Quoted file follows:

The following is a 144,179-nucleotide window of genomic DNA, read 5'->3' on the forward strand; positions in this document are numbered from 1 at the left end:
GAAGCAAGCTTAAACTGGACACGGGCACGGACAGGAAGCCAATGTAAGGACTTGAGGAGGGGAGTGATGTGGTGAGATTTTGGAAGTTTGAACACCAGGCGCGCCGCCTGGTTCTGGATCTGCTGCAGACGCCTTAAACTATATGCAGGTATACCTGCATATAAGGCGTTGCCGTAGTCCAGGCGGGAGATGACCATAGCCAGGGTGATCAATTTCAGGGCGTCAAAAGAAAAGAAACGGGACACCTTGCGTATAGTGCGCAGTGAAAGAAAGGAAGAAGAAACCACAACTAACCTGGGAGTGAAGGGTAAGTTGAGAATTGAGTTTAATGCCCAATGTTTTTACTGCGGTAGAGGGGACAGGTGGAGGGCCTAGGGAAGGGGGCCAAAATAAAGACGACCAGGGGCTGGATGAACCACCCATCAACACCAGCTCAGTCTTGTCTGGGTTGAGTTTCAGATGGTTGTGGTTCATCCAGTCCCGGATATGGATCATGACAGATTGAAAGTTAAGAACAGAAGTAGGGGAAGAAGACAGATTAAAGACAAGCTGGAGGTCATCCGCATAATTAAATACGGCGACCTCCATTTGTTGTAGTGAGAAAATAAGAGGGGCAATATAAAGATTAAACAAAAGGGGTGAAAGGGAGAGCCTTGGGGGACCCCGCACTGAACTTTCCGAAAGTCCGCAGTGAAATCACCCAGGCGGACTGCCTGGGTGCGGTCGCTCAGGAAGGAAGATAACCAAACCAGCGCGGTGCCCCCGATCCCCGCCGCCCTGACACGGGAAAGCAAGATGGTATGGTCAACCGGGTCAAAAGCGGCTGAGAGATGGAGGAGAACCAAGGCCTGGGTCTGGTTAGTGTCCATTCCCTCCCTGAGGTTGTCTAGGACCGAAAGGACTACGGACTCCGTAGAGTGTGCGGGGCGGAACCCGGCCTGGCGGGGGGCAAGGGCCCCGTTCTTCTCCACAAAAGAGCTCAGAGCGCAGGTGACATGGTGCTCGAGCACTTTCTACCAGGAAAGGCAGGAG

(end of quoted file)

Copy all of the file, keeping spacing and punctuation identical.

The following is a 144,179-nucleotide window of genomic DNA, read 5'->3' on the forward strand; positions in this document are numbered from 1 at the left end:
GAAGCAAGCTTAAACTGGACACGGGCACGGACAGGAAGCCAATGTAAGGACTTGAGGAGGGGAGTGATGTGGTGAGATTTTGGAAGTTTGAACACCAGGCGCGCCGCCTGGTTCTGGATCTGCTGCAGACGCCTTAAACTATATGCAGGTATACCTGCATATAAGGCGTTGCCGTAGTCCAGGCGGGAGATGACCATAGCCAGGGTGATCAATTTCAGGGCGTCAAAAGAAAAGAAACGGGACACCTTGCGTATAGTGCGCAGTGAAAGAAAGGAAGAAGAAACCACAACTAACCTGGGAGTGAAGGGTAAGTTGAGAATTGAGTTTAATGCCCAATGTTTTTACTGCGGTAGAGGGGACAGGTGGAGGGCCTAGGGAAGGGGGCCAAAATAAAGACGACCAGGGGCTGGATGAACCACCCATCAACACCAGCTCAGTCTTGTCTGGGTTGAGTTTCAGATGGTTGTGGTTCATCCAGTCCCGGATATGGATCATGACAGATTGAAAGTTAAGAACAGAAGTAGGGGAAGAAGACAGATTAAAGACAAGCTGGAGGTCATCCGCATAATTAAATACGGCGACCTCCATTTGTTGTAGTGAGAAAATAAGAGGGGCAATATAAAGATTAAACAAAAGGGGTGAAAGGGAGAGCCTTGGGGGACCCCGCACTGAACTTTCCGAAAGTCCGCAGTGAAATCACCCAGGCGGACTGCCTGGGTGCGGTCGCTCAGGAAGGAAGATAACCAAACCAGCGCGGTGCCCCCGATCCCCGCCGCCCTGACACGGGAAAGCAAGATGGTATGGTCAACCGGGTCAAAAGCGGCTGAGAGATGGAGGAGAACCAAGGCCTGGGTCTGGTTAGTGTCCATTCCCTCCCTGAGGTTGTCTAGGACCGAAAGGACTACGGACTCCGTAGAGTGTGCGGGGCGGAACCCGGCCTGGCGGGGGGCAAGGGCCCCGTTCTTCTCCACAAAAGAGCTCAGAGCGCAGGTGACATGGTGCTCGAGCACTTTCTACCAGGAAAGGCAGGAG